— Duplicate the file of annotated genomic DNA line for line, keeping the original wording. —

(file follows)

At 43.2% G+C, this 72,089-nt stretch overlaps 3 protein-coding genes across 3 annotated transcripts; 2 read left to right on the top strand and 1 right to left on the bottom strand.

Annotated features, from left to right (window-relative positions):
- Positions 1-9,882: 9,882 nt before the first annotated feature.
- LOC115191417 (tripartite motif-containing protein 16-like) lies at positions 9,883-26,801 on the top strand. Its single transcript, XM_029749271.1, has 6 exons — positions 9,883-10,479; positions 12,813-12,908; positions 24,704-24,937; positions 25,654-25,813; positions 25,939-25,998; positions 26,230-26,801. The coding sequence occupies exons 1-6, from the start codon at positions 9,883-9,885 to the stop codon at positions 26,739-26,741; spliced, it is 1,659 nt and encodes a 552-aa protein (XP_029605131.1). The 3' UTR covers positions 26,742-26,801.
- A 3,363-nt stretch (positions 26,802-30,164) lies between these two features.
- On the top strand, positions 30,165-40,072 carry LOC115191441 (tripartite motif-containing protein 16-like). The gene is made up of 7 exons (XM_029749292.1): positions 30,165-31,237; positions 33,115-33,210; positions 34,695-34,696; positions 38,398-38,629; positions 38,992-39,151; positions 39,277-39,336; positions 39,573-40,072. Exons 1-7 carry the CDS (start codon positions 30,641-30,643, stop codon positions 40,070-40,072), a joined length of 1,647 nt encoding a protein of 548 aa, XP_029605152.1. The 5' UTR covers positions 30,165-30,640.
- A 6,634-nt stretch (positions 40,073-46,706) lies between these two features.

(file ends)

At 43.2% G+C, this 72,089-nt stretch overlaps 3 protein-coding genes across 3 annotated transcripts; 2 read left to right on the top strand and 1 right to left on the bottom strand.

Annotated features, from left to right (window-relative positions):
- Positions 1-9,882: 9,882 nt before the first annotated feature.
- LOC115191417 (tripartite motif-containing protein 16-like) lies at positions 9,883-26,801 on the top strand. Its single transcript, XM_029749271.1, has 6 exons — positions 9,883-10,479; positions 12,813-12,908; positions 24,704-24,937; positions 25,654-25,813; positions 25,939-25,998; positions 26,230-26,801. The coding sequence occupies exons 1-6, from the start codon at positions 9,883-9,885 to the stop codon at positions 26,739-26,741; spliced, it is 1,659 nt and encodes a 552-aa protein (XP_029605131.1). The 3' UTR covers positions 26,742-26,801.
- A 3,363-nt stretch (positions 26,802-30,164) lies between these two features.
- On the top strand, positions 30,165-40,072 carry LOC115191441 (tripartite motif-containing protein 16-like). The gene is made up of 7 exons (XM_029749292.1): positions 30,165-31,237; positions 33,115-33,210; positions 34,695-34,696; positions 38,398-38,629; positions 38,992-39,151; positions 39,277-39,336; positions 39,573-40,072. Exons 1-7 carry the CDS (start codon positions 30,641-30,643, stop codon positions 40,070-40,072), a joined length of 1,647 nt encoding a protein of 548 aa, XP_029605152.1. The 5' UTR covers positions 30,165-30,640.
- A 6,634-nt stretch (positions 40,073-46,706) lies between these two features.